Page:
Tokina 80-200 2.8 AT-X compatibility issue with Nikon D50
The lens works on manual setting, and erratically on some
autofocusssettings. I can sometimes get it to work by unmounting and
remounting.Is is just imcompatibly with my camera, or is there
something I'm notaware of? (I've had the lens for many years and used
it withoutproblems on my N8008S, so am disappointed it's not working
well on thenew D50.) Thanks. ps - I have a Nikon 35-70 AF which works fine on the D50.
I have one that had the same problem...it needs to be re-chipped to work with the newer camera's. It worked great on my N80 just not on my D-50...I got the F-- error when the exposure meter shut off. Send it to thk photo to be rechipped....takes about 3 - 4 weeks, gets cleaned and re-calibrated for about $83.
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You need a Minolta to Canon adopter. Because the Tokina was made for the Minolta in the first place. Be aware that even with the adopter, there is a very great chance you always have to focus manually, because the lens can be fitted on the camera, but the electronics will not be compatible.
That is one of the things you almost aways lose, when using lenses from a different make.
Assuming you get one with a Nikon mount, yes. Sigma makes their lenses with a variety of mounts to fit different makes of cameras. A lens with a Canon mount, for example, will not fit on a Nikon. A lens with a Nikon mount is fully compatible with the D50.
ALL Nikon AFS branded lenses are compatible with the D3000. The AF lenses are usable in manual mode.
Sigma, Tokina and Tamron lenses without the built-in motor are manual mode as well.
To be sure, check the manufacturer;s websites.
Hope this helps,
Hi, Sorry to hear about your lens. If you are able to autofocus and take pictures with any other lens, then it means that your problem lies with the kit lens. If you can take picture in manual mode, but not in autofocus mode, then the AF motor in the lens in not functioning. I had the same thing happen to my 50mm 1.4 lens. Depending on your location, there are Nikon repair centers in Melville, NY and Torrance, CA. Hope this helps, Andrew
All lenses are optical: light comes in one end and goes out the other. There's no digital/non-digital about it.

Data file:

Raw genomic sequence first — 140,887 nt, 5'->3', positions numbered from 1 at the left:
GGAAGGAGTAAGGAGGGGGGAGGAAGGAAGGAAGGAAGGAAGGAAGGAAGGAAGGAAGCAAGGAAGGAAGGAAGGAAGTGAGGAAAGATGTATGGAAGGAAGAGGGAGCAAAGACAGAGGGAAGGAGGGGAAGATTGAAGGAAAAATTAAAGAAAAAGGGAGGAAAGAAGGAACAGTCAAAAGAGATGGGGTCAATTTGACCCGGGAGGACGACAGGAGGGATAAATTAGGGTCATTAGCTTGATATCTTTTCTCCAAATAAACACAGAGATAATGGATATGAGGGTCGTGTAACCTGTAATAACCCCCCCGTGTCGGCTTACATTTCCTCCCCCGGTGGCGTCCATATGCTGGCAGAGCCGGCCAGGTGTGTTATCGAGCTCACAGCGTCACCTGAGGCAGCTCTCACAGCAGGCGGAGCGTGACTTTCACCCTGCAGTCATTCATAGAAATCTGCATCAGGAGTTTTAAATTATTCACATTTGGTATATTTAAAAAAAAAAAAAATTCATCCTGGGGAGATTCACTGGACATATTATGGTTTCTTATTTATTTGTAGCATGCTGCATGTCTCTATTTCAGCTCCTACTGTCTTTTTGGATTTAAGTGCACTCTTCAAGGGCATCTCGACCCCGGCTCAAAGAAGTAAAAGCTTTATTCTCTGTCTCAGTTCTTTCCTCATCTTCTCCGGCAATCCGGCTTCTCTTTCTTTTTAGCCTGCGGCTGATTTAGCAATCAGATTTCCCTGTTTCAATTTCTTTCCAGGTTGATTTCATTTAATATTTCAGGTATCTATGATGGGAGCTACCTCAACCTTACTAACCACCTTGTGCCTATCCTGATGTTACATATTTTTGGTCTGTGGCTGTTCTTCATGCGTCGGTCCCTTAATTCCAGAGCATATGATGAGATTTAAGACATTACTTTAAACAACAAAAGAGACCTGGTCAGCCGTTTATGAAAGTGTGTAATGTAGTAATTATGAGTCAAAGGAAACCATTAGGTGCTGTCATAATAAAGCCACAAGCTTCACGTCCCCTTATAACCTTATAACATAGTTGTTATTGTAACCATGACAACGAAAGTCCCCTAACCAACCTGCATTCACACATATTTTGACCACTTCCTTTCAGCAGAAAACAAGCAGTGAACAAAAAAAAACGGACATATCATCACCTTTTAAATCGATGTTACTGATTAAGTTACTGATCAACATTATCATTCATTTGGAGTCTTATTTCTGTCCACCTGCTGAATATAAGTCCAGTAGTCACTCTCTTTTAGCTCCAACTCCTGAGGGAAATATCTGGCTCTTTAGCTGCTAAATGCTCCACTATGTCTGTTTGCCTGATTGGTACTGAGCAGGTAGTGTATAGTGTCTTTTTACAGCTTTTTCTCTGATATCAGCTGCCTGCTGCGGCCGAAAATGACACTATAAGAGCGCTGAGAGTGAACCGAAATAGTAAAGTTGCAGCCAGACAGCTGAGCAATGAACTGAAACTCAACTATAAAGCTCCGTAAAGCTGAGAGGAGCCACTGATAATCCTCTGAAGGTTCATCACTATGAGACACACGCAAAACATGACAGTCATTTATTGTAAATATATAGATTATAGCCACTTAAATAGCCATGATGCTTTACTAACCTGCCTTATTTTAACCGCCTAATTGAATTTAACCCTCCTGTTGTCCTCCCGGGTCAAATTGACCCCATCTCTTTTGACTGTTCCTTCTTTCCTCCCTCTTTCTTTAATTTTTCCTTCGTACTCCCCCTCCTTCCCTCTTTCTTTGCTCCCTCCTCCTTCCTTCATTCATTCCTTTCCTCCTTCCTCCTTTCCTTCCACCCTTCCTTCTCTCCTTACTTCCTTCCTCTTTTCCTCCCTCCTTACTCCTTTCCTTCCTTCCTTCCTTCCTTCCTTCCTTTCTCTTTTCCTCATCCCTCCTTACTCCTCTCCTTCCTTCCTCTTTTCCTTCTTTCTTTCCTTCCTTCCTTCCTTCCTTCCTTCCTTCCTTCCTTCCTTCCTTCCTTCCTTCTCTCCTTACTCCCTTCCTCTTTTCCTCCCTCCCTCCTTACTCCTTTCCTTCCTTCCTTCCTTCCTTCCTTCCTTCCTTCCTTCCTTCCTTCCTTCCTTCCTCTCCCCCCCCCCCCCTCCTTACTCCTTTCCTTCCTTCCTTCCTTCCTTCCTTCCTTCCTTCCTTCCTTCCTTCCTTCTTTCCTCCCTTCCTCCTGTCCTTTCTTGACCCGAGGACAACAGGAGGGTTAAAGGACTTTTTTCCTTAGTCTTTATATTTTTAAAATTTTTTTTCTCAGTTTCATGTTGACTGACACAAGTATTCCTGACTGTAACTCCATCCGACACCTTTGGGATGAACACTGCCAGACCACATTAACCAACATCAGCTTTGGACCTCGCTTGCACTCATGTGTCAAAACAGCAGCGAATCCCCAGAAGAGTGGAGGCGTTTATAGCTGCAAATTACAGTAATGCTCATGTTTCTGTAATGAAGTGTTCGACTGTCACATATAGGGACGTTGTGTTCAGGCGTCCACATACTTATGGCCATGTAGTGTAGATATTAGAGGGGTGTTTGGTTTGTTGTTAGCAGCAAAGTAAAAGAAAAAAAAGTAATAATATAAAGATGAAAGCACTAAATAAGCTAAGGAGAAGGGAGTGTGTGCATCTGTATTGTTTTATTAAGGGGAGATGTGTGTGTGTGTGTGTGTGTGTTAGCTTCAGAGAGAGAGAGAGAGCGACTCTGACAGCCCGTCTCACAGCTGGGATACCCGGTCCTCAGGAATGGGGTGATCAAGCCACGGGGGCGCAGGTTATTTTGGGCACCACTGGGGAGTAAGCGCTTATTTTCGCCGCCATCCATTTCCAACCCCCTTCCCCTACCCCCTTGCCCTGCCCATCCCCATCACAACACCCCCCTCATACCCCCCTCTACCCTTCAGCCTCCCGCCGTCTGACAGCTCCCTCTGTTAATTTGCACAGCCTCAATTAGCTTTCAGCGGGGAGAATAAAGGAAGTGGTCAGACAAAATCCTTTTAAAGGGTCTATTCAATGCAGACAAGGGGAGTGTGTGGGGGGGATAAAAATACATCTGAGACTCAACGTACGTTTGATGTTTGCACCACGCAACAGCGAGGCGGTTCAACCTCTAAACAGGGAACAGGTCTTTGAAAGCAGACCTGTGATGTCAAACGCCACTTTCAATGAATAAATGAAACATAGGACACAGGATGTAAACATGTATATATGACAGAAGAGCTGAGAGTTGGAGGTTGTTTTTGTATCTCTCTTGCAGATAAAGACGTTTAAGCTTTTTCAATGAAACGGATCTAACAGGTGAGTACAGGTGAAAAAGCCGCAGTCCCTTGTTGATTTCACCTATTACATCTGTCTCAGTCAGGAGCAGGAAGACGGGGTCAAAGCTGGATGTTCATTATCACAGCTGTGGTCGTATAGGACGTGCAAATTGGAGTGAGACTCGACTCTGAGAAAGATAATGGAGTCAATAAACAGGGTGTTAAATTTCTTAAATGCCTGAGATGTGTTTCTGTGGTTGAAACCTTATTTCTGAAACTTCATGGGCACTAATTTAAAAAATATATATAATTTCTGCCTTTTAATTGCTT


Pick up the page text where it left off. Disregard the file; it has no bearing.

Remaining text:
What there is about lenses is the size of the image circle. Lenses cover a certain area. A lens that covers a 35mm film frame, such as the Sigma under discussion, will also cover a smaller area, such as the sensor on a D50. It's possible to design lenses with a smaller image circle. These smaller, lighter lenses are sometimes called "digital," because they are intended to only cover the typically smaller digital sensor. Using such a lens on a full-frame or film camera will produce dark corners. This is NOT an issue in your case.
Turn the aperture ring to the smallest aperture (largest f/number) and lock it there. Set the aperture and shutter speed on the camera body. You didn't specify which camera you're using, so I'm afraid I can't give you details there.
You will find all the information in the camera manual, not the lens manual.
This normally means that you have forgotten to set the lens aperture control to it's minimum aperture (the highest number). On the D100 the aperture control is via a wheel on the camera body instead of via the physical control on the lens aperture ring.
The error message you are getting means the aperture ring is not locked to the smallest aperture setting, and by this I don't mean set to the smallest aperture the lens must have the ability to be locked to the smallest aperture. It is unlikely that the problem is in the camera body. Some older lenses are just not fully compatible with the newer camera bodies, but if this is the case you should still be able to use the lens in manual and aperture priority mode but with limited capabilities. I hope this helps!